Following God’s pattern in the establishment of laws within our families can be beneficial on a number of levels.
Children who know their boundaries, even though they may complain about them, have a certain, simple security and identity that other kids don’t feel. To be always pushing the envelope and not knowing what you can get away with is not a good feeling. And to know it will depend on the mood of your mom or dad at the moment makes everything kind of like a dangerous, moving target.
We like the word “law” more than “rule.” “Law” seems to bother kids less and incite less mutiny than “rule.” And it lends itself to better comparisons in teaching small children. “Why do we have traffic laws?” “Why do we have laws in our country that people have to obey?” Most important, God calls His commandments “laws” and we want our family laws to mirror His.
One huge benefit of clearly established and consistently followed family laws is that it allows parents to be more matter-of-fact about things. Have you noticed how the best moms and dads seem pretty calm most of the time—that they manage to avoid the emotion and drama and power struggle that plague so many parents? You hear them say (calmly) things such as, “Sorry, Matt, but that’s the law,” or “Don’t blame me, you know that when the little hand is at the eight it’s time to turn out the light,” or “Thanks for telling me about your friend Tommy and what he gets to do, but in our family . . . ,” or even, “I feel your pain, son, but that’s what we agreed on.”
We have had lots of fun establishing family laws through the years. When our first two daughters were three and two we started having family home evenings about family laws. We wanted them to be involved so we explained what a law was and then asked them what they thought would be a good family law. Our three-year-old’s hand shot up and she said with confidence, “Never hit other little girls!”
“What a great idea!” we said as we saw the wheels in the mind of the two-year-old working.
“No pud in puds” (translation: “Never plug in plugs”), the two-year-old added as she remembered the lesson she had the night before when she tried to plug in a fork.
To make a long story short, we added to that list of family laws for years until one day our oldest, then eight, came to me and said, “Mom, we have thirty-three laws! We can’t even remember all of them. In the whole Bible there are only Ten Commandments!”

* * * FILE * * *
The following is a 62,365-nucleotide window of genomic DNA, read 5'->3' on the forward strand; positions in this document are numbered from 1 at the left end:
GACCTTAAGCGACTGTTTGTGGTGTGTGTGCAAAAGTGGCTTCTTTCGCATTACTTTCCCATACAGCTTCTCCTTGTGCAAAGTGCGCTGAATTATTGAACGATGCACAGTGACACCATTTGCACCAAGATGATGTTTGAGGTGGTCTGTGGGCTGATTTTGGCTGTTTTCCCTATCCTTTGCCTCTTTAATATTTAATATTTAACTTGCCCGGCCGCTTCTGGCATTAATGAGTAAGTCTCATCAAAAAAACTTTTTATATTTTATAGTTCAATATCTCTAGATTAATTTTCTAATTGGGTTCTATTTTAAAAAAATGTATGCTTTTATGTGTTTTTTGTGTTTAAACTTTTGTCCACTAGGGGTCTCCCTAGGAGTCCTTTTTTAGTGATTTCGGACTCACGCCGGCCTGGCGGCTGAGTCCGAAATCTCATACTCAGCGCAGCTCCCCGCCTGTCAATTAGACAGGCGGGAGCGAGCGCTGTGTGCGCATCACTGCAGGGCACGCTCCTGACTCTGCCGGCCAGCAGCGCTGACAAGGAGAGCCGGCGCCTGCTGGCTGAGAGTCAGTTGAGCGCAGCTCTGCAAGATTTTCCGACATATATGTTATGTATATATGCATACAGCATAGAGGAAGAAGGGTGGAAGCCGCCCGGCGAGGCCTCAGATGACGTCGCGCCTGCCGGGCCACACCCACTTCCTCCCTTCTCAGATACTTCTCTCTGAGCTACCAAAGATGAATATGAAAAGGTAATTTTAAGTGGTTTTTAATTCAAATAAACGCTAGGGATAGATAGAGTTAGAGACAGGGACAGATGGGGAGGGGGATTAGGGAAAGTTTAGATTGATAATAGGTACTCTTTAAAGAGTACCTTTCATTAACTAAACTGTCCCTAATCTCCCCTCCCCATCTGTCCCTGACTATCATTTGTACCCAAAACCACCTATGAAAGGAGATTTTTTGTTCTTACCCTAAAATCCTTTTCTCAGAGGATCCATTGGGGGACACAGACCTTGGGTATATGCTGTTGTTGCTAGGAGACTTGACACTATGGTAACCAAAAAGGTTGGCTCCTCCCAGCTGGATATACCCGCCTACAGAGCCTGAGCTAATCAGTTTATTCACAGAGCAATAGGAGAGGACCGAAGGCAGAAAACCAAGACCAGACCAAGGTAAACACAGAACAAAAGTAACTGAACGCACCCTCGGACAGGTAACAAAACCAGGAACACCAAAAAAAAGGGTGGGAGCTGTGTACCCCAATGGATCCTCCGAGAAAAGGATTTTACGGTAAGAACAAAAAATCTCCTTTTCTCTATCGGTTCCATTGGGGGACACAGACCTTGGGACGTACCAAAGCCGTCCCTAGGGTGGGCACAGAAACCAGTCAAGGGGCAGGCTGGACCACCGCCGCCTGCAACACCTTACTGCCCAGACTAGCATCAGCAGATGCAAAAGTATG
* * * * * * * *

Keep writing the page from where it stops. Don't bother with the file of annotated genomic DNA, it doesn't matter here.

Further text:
We immediately realized that she was right! We needed to cut and simplify! In the end we all decided on five one-word family laws, each with a consequence attached to breaking that law.
Here are the Eyre Laws:
When we asked the kids to help us decide on what the consequence should be for breaking the law, they were hilarious. Assuming they would never break the law of asking (which meant always ask before they leave and always let us know where they are), they thought that the punishment should be being confined in their room for a whole day with only bread and water.
We decided that there should be a natural consequence for breaking each law. For example the consequence for breaking the law of peace was going to the Repenting Bench (more about that in a minute). The consequence for breaking the law of respect was simply to start over. (A parent who has heard something disrespectful from the mouth of a child should say, “Let’s start over,” until the child figures out how to say what he just said with more respect.) The consequence for leaving without asking was that the child was not allowed to go the next time he wanted to go to something. The consequence for breaking the law of order (leaving the play room messy or leaving their room in a mess) was that they couldn’t play with or go with friends until it was clean. And the consequence for breaking the law of obedience was the magic word “please.” (When we asked a child to do something, if we forgot to say please, there was no obligation to do what we asked, but if we said “please” there was no way out. They had to do it!)
Of course, this is not as easy as we are making it sound. Everything needed reinforcement over and over again in family home evening. We took one law at a time and really made sure that everyone knew exactly what was meant by that one-word law and what the consequence would be for breaking it. Role-playing various situations where one of the laws would apply was helpful.
We should take pains to make the setting up and maintaining of family laws a spiritual process. As you discuss and set up your family laws, pray about them as a family. Ask which laws would help your family be happier and please God most. Call on the children to pray about them. When they are set, pray together for the strength to keep them, and ask forgiveness for the times you have not.